The money was pouring in. Like a wild fantasy, a great modern capitalist adventure—that was how Playboy grew. Hefner and his burgeoning staff surged ahead, and Bobbie was along for the ride. Some months after she started, Hefner bought a big, brick house at 1340 N. State, not far from the headquarters of John Cardinal Cody, then the ranking official of the Archdiocese of Chicago, one of the largest concentrations of Roman Catholics in the world. The original idea of the house was for Hefner to get away from the office once in a while. Like most of the ideas he was having at that time, it worked out better than he expected. Now, instead of living in the office where he worked, he was working in the mansion where he lived.
Bobbie had acquired a mentor by then. Bobbie’s friend Nancy was Hefner’s private secretary. “She’s so smart,” Bobbie told her mother. “Nancy knows everything.” Nancy knew she did not want to work at the mansion. When the inevitable summons came, Nancy opted to stay at the office. She sent the next best person though, and Bobbie Arnstein became Hefner’s social secretary in 1962.
Soon afterward, Cynthia Maddox and Bobbie Arnstein moved in with Hefner. Hefner was never secretive about how much he liked having pretty girls around, but he was also a benevolent provider known for his generosity. At the time Hefner was a notorious soft touch, who was always supporting a retinue of “artists” and sycophants who were down on their luck. Cynthia and Bobbie’s subsidized apartment in the house was just doors away from Bobbie’s office. After a short time, Bobbie had the place to herself. Cynthia Maddox became ensconced as Hefner’s main girlfriend; a title she would hold for about four years. Playboy was most often described as the “Playboy Empire” now. The house was hectic with parties, filled with celebrities of the moment and a growing number of paid employees.
Hefner, who spent most of his time cross-legged on the famous round bed with a fur cover, talking on the telephone or looking at page proofs, was fighting a battle with the clock. Large amounts of money were at stake, and he was not good at delegating authority. He ended up making most decisions himself. His quarters looked more like a data-processing center than a bedroom. Bobbie Arnstein’s occupation was increasingly occupying.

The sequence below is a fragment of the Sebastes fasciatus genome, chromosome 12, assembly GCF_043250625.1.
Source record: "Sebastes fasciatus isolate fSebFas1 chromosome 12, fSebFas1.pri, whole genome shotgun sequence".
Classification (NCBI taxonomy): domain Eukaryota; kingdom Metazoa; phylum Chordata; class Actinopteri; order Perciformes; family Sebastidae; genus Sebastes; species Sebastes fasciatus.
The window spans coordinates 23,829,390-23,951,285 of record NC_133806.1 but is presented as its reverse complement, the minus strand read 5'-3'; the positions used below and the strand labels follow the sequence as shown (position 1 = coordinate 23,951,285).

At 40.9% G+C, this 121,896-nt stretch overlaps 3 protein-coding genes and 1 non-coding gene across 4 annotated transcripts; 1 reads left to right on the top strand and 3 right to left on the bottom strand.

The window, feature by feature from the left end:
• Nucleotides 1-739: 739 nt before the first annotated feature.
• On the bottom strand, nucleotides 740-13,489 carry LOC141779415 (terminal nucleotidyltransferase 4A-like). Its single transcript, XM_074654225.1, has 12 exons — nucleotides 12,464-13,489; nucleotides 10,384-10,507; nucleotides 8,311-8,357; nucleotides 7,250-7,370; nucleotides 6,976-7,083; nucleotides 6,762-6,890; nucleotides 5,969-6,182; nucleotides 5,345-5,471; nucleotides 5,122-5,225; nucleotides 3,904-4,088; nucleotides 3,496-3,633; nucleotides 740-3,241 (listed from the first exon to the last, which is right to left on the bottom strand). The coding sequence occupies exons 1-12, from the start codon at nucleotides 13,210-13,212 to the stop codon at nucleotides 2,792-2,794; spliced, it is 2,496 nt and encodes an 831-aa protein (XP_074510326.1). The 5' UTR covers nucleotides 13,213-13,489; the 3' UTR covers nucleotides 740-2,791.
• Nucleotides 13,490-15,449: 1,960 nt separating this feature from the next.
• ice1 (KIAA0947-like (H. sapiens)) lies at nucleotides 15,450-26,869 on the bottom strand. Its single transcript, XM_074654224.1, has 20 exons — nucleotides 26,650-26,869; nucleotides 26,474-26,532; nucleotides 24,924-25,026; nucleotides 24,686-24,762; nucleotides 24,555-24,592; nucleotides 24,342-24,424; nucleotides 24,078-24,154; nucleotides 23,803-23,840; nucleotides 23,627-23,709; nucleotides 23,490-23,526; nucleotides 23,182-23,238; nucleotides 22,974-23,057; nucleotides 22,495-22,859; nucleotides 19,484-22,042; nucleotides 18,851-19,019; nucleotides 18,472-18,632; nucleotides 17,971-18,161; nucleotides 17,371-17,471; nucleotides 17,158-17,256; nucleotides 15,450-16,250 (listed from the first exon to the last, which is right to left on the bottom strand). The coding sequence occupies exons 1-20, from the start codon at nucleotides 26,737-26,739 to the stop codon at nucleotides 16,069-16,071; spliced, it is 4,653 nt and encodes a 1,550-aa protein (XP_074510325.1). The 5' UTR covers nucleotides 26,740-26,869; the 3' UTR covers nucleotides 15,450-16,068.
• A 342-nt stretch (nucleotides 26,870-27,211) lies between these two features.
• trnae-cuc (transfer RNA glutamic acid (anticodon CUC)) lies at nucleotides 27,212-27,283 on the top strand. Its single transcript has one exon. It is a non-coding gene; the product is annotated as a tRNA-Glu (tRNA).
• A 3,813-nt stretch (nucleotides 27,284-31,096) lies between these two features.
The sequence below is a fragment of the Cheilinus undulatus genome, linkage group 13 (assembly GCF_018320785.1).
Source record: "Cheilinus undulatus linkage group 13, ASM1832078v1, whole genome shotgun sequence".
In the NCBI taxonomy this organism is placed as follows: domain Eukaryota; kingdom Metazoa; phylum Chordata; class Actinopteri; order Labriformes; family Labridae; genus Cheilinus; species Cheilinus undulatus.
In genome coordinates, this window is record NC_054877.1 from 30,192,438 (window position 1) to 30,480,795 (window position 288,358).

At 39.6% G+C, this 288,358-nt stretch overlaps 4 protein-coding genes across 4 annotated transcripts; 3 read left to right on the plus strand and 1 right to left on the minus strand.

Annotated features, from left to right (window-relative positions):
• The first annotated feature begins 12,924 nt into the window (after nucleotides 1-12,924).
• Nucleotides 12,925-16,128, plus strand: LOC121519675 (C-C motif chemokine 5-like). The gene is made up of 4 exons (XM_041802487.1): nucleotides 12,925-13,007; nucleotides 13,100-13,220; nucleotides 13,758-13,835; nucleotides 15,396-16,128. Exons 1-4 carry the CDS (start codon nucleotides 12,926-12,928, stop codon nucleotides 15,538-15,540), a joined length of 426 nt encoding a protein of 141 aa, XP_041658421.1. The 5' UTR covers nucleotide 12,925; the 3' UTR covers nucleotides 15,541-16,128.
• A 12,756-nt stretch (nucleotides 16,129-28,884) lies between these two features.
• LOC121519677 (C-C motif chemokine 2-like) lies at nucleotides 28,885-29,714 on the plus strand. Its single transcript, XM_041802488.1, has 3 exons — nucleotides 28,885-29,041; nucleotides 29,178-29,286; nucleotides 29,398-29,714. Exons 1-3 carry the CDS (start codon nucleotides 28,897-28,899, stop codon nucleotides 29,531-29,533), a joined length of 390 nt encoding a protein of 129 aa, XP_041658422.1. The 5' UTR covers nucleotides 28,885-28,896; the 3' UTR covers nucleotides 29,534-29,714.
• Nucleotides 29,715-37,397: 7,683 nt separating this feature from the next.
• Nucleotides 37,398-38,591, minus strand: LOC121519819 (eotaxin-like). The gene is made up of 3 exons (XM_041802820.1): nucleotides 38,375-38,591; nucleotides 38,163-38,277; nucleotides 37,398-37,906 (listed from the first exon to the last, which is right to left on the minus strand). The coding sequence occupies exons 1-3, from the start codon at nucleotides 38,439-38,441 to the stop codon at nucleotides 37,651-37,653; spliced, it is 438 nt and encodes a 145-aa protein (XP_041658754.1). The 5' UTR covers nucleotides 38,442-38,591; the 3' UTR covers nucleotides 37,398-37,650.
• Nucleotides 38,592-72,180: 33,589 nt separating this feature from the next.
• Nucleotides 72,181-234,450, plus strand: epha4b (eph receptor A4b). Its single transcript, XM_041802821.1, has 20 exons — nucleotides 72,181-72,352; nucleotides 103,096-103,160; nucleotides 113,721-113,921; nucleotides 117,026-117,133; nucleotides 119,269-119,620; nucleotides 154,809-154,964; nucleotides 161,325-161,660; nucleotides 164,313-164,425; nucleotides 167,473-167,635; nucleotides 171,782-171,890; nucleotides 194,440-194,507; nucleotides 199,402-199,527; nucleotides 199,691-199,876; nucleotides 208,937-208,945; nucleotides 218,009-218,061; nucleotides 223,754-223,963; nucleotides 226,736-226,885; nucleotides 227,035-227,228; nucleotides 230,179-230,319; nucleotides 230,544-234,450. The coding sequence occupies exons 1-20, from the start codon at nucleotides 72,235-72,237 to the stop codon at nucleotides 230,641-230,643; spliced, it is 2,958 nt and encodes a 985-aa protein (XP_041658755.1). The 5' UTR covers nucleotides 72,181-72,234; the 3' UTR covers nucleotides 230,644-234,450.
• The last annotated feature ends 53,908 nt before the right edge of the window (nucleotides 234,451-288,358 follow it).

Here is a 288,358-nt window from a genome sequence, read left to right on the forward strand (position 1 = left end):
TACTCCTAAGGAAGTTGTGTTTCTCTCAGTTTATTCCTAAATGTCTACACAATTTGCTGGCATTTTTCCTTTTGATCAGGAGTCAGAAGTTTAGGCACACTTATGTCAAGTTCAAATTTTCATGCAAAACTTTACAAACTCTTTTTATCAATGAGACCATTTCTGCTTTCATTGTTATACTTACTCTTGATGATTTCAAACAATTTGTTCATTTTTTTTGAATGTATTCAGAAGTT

She found herself screening requests, responding to emergencies, holding temperamental hands, digging up interesting monopoly partners when Hef fancied a game at an odd hour. If a financial disaster could be averted by Bobbie’s ability to get an answer from Hef, she would sit with him until he was ready to decide. She was a tireless diplomat. There were times, her friends recalled, when she was pitifully exhausted and disorganized, but she always broke the tape at the right moment. Bobbie Arnstein was Hugh Hefner’s umbilical cord to a business that had grown huge, bigger than he imagined.
Dick Rosenzweig entered the picture. Rosenzweig was someone you would have called a dynamic businessman in those days. He had been moving steadily upward in the organization for six years. As a fledgling publishing executive, he sold ads for Playboy and the short-lived, (maybe ahead of its time) Show Business Illustrated. Rosenzweig then became assistant to the promotion director, Victor Lownes, and later worked in the editorial section as director of special projects and books projects, then in syndication and production of the television show Playboy After Dark. A suggestion made its way up the ranks, across Bobbie Arnstein’s desk, that the post of executive assistant to Hefner be created. Rosenzweig got the job and established an office in the mansion in October 1963.
It never occurred to anybody that Bobbie Arnstein might be (and probably was, in fact) capable of doing part of the job Rosenzweig had been transplanted to do. But it was the Golden Age of Playboy, and there was plenty of room at the top. Bobbie was queen of the hippest high society Chicago had ever known. The quite likable Rosenzweig became her ally and friend. Bobbie shrugged it off, figuring she could not handle his work, even if Hefner could conceivably have accepted her in Rosenzweig’s place.
“She could have done my job a hell of a lot better than she thought she could,” Rosenzweig said later. Afterwards. Bobbie had a corner on the market as far as being a capable assistant to Hefner, but she considered herself unqualified to do anything else. The low opinion Bobbie Arnstein had of herself became apparent to the people around her. Feeling that she was at the peak of what would be her career at Playboy did not help.
Constantly comparing her own body to the thousands of pictures of naked women that crossed her desk on their way to Hefner did not help. But Bobbie Arnstein was never too nuts about herself….Read the WHOLE story at http://eckhartzpress.com/shop/hugh-hefners-first-funeral-and-other-true-tales-of-love-and-death-in-chicago/